Editor’s note: Carol Soderholm, a retired ELCA pastor, and her husband, Paul, own restored prairie land in Northern Illinois. This is their home and a place of living worship that they call the “Earth Church.” Along with volunteer “stewards,” they are committed to returning this prairie land to the way it was when the original inhabitants lived there. It is a quiet place where people can pray and commune with God, the Creator. The spring 2023 “Earth Day Earth Church” worship experience will be held April 22. As we near Earth Day, Soderholm reflects on the beginning of Earth Church.

When my son died, a strong sense of being an exile from life set in. He died in February, and when that month was over, I wondered: “How can I welcome March, his birthday month, or April or May without him?”

My cherished son had passed into eternity before me? Without me? I had always been around when he was. There was no day that he was and I wasn’t. I found no comfort in the church or in prayer. Heaven was closed.

Death and dying mean nothing to creation. The Earth can take us or leave us. The Earth will do what it has done for millennium without regard for us. The days come and go in an endless march forward with or without us.

Creation does not care—but it does comfort.

I began to endlessly walk my grief: on the prairie, pass the oak savanna, through the pine forest, by the stream and, yes, even by the railroad tracks. The sound of a train screaming past, blazing its warning whistle, was a comfort. The noise—invading my mind and heart—left no room for grief.

I walked past the sacred oak whose arms reached out to hold me. I leaned my head on her trunk, allowing the embrace. I walked through the pine forest and felt the needle path soft and comforting under my feet. I smelled the fragrant pine trees as they created an arch over my head. I walked to the stream and watched its constant push, flowing over rocks and even boulders. The stream seemed to say, “Move on, keep going, go forward. You are alive like me.”

Yes, there boulders, eddies and fallen trees blocking the path. Just keep going, they seemed to say.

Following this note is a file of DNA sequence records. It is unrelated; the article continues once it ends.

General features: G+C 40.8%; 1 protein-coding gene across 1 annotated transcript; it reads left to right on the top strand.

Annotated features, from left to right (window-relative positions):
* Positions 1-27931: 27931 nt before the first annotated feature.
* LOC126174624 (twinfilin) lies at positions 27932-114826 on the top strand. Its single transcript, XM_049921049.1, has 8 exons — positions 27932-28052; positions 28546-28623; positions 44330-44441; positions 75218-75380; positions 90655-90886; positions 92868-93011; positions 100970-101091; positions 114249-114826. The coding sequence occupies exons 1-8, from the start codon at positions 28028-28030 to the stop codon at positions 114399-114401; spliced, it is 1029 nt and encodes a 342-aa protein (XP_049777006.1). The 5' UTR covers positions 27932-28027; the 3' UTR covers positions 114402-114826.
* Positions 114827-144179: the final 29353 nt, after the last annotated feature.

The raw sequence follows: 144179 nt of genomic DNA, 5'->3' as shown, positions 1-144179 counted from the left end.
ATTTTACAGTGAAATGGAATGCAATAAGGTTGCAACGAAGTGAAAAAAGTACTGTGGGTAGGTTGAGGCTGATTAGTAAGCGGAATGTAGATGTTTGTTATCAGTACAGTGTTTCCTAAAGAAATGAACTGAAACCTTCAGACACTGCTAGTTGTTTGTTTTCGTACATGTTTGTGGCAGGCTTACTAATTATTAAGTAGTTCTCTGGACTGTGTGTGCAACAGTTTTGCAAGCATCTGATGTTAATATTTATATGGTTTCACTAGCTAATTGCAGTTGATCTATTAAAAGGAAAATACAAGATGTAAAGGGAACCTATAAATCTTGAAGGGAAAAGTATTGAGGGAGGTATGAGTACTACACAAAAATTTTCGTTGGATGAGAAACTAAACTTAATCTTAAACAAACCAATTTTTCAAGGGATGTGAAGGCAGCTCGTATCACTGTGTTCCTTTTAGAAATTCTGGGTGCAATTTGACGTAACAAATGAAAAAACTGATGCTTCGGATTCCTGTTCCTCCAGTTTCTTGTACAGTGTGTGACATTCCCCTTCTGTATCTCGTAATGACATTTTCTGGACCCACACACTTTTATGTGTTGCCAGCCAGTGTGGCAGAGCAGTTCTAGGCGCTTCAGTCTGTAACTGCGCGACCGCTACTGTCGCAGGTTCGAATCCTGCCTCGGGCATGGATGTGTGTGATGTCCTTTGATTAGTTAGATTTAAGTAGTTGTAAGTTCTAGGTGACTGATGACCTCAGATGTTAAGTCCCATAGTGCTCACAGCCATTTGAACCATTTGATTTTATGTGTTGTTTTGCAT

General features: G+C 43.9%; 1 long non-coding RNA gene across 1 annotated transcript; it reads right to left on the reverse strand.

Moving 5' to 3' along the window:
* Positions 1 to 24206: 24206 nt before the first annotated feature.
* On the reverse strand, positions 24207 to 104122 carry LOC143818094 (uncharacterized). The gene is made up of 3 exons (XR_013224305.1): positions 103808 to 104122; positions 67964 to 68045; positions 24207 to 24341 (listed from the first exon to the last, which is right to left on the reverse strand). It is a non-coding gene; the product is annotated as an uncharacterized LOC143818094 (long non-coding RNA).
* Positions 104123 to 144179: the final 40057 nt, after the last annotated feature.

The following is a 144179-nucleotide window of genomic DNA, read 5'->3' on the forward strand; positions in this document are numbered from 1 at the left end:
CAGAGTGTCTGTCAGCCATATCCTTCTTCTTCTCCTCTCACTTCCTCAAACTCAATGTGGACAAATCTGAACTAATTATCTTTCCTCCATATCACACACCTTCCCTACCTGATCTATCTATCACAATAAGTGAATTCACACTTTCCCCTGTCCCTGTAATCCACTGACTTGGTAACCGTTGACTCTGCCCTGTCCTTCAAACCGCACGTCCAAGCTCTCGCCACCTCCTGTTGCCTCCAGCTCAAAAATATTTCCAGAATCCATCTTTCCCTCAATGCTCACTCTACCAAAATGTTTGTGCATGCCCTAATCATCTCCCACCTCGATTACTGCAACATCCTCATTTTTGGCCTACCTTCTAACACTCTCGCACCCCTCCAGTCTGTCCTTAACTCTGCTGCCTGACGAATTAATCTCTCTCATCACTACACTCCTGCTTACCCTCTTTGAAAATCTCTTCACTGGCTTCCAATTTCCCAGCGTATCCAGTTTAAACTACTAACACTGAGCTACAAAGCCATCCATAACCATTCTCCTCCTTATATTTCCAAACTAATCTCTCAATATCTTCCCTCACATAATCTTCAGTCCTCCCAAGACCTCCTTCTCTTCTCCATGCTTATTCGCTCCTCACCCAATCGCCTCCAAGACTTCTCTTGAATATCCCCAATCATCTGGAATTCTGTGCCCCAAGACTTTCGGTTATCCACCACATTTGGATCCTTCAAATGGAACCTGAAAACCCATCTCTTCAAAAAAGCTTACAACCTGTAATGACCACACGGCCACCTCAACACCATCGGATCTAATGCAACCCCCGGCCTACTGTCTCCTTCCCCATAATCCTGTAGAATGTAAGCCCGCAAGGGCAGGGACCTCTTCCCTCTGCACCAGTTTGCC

Walking back to the house, the choir appeared—a flock of turkeys gobbling (singing) in the distance as they got closer and closer.

Aha! I was struck by the awareness that I was in church—God’s church, God’s earth church.

I had been blessed and comforted by creation—the song of the birds, the sound of the wind in the trees, the bubbling stream, the fragrance of the pine, the majesty of a mighty oak, the song of the turkeys. All spoke to my heart to tell me that all was well. As T.S. Elliot wrote in his poem “Little Gidding”: “And all shall be well, and all manner of thing shall be well.”

I realized life and death are sisters—both speak to us in different ways, as does creation.

In 2016, I started Earth Church, with people gathering outdoors at every seasonal change. Winter Earth Church. Spring Earth Church. Summer Earth Church. Fall Earth Church.

True to All Creation Sings, the new worship supplement to Evangelical Lutheran Worship, we gather to listen for the song of creation. We listen to the word of God as spoken to us through our earth home. The guiding principle is the question: “How can we better honor and care for our God-given home, God’s sanctuary, our precious earth home?”


Carol Soderholm
Soderholm, an ELCA pastor for 36 years, is now a full-time prairie steward, which basically means seed planter and weed puller, and creator of Earth Church. We gather for celebration and thanksgiving in the sanctuary the Creator made—our beautiful, yet now imperiled planet Earth. Our devotion to connecting people with the dirt, the sky, the trees, the waters, the birds, the bugs, the bees has no limit.

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